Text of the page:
The ‘Hewel’ being evidently the Woodpecker, who, by tapping the Trees &c. does the work of one who measures and gauges Timber; here, rightly or wrongly, called ‘Holtseltster’ ‘Holt’ one knows: but what is ‘seltster’? I do not find either this word or ‘Hewel’ in Bailey or Halliwell.1 But ‘Hewel’ may be a form of ‘Yaffil, ’ which I read in some Paper that Tennyson had used for the Woodpecker in his Last Tournament.2
This reminded me that Tennyson once said to me, some thirty years ago, or more, in talking of Marvell’s ‘Coy Mistress, ’ where it breaks in—
But at my back I always hear
Time’s winged chariot hurrying near.
‘That strikes me as sublime, I can hardly tell why. ’ Of course, this partly depends on its place in the Poem.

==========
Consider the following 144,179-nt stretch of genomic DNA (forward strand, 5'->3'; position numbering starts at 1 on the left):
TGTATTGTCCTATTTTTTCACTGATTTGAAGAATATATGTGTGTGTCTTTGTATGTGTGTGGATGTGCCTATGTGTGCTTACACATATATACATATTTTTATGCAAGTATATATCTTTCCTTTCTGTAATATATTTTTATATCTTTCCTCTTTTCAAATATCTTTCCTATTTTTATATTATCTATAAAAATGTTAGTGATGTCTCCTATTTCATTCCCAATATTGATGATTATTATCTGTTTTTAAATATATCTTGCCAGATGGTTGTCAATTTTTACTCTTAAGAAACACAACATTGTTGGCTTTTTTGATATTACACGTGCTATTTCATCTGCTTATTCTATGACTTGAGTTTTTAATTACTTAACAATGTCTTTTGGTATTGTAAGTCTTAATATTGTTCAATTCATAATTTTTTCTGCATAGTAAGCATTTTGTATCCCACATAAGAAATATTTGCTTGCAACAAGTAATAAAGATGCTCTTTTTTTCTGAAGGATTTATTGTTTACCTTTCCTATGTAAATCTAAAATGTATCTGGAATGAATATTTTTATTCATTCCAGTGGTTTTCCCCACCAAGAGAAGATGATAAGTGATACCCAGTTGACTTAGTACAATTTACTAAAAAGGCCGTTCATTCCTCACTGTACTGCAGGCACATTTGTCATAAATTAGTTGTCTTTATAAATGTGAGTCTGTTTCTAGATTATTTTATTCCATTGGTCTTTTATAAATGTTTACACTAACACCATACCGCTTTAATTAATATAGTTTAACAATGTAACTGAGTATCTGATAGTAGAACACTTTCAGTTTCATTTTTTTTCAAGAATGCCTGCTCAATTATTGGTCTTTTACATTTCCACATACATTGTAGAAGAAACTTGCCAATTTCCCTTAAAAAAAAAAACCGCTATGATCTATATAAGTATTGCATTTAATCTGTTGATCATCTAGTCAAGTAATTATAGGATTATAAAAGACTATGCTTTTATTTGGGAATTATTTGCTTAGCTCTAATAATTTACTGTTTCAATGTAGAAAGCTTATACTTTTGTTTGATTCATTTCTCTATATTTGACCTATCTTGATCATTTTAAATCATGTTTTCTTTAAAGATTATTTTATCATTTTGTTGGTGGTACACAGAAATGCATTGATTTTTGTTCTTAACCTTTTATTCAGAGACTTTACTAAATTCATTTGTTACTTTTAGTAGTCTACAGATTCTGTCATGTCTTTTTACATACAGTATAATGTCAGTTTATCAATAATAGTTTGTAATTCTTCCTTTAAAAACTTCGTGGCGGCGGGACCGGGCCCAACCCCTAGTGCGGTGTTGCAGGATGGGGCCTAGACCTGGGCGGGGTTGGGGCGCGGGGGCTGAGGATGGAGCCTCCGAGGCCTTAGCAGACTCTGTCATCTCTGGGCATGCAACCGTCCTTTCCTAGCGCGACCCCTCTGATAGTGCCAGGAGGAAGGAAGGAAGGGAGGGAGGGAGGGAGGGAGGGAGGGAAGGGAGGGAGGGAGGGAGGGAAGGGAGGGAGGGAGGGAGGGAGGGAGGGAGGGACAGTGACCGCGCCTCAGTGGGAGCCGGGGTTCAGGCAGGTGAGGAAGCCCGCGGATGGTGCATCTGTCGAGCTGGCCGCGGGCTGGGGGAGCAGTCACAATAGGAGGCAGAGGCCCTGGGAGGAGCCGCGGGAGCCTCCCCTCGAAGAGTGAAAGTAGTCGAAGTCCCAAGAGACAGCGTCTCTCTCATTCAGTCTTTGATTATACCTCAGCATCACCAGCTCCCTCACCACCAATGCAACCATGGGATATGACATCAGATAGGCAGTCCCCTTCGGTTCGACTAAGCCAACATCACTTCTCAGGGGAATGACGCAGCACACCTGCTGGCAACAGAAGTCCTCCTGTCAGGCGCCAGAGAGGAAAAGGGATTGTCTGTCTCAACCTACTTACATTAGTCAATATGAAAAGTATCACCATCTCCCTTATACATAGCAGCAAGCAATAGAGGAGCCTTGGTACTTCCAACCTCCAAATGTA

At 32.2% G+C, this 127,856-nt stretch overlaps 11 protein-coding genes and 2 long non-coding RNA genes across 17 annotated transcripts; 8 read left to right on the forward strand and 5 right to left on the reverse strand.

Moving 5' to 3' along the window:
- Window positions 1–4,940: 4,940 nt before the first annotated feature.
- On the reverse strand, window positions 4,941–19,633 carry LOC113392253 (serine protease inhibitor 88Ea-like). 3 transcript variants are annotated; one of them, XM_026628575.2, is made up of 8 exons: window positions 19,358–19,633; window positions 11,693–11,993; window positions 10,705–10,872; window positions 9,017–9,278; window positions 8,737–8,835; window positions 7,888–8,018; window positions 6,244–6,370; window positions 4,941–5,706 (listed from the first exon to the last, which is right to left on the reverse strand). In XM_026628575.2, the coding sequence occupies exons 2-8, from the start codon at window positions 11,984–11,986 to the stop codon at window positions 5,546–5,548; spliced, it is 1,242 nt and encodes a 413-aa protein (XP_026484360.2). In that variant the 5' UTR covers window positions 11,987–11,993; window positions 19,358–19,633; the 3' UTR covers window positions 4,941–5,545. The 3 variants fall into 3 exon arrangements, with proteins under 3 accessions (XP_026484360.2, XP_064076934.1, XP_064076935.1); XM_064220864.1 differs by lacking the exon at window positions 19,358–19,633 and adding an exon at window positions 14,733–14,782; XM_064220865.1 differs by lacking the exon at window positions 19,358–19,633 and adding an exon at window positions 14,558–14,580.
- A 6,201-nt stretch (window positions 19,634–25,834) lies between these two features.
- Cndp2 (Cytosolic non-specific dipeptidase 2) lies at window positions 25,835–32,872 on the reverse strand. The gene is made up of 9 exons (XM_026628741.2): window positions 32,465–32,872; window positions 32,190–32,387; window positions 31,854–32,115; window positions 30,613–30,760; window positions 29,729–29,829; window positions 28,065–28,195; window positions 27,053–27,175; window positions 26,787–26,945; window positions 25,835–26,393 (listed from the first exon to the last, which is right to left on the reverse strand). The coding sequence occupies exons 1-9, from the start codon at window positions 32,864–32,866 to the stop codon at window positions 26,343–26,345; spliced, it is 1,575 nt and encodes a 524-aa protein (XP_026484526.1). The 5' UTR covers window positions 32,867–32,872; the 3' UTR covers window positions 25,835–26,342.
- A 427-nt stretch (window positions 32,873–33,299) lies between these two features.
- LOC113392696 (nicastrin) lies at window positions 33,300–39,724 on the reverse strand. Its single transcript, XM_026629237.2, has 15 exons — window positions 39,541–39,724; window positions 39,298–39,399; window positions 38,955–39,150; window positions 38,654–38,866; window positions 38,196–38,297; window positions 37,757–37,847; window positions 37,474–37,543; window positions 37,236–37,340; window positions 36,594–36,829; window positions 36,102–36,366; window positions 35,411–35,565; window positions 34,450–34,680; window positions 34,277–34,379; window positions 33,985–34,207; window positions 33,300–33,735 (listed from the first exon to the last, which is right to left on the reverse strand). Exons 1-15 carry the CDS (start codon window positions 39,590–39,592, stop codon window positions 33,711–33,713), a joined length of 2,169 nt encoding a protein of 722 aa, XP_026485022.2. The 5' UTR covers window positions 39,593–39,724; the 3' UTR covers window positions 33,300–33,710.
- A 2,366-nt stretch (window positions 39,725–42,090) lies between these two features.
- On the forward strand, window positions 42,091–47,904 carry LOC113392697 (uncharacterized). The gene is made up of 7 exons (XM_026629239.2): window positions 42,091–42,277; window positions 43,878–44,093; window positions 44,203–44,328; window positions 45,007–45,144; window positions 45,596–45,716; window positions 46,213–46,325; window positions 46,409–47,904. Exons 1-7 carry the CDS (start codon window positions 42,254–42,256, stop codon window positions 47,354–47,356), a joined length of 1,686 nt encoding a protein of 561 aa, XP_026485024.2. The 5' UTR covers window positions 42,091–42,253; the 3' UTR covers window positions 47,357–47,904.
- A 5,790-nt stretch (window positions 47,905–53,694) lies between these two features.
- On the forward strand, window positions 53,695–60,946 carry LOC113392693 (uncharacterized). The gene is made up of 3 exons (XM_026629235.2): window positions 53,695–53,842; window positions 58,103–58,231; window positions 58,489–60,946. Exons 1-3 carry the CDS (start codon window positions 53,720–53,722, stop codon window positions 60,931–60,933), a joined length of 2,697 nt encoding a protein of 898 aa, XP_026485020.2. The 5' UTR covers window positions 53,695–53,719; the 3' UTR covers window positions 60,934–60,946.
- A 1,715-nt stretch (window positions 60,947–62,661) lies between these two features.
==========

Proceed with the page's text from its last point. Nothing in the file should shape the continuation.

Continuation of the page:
The biographer W. D. Christie (1816-74) published not one but two unsigned reviews of the first volume (verse) of A. B. Grosart’s edition, which stirred its editor to a rebuttal (and identification of the reviewer) in his second volume (1875, pp. xvi-xxvii).
(a) Extract from the Spectator, 46 (15 February 1873), p. 210.
Drollery was Marvell’s chief reputation while he lived; his prose was greatly thought of, and his poetry little. Dryden, before he
1 For holtfelster, woodcutters; this is the sole example cited in the OED. Nathan (or Nathaniel) Bailey compiled a popular English dictionary (1721); James Orchard Halliwell (later Halliwell-Phillipps) a Dictionary of Archaic and Provincial Words (1847).
2 Line 695, where there is an allusion to the ‘garnet-headed yaffingale. ’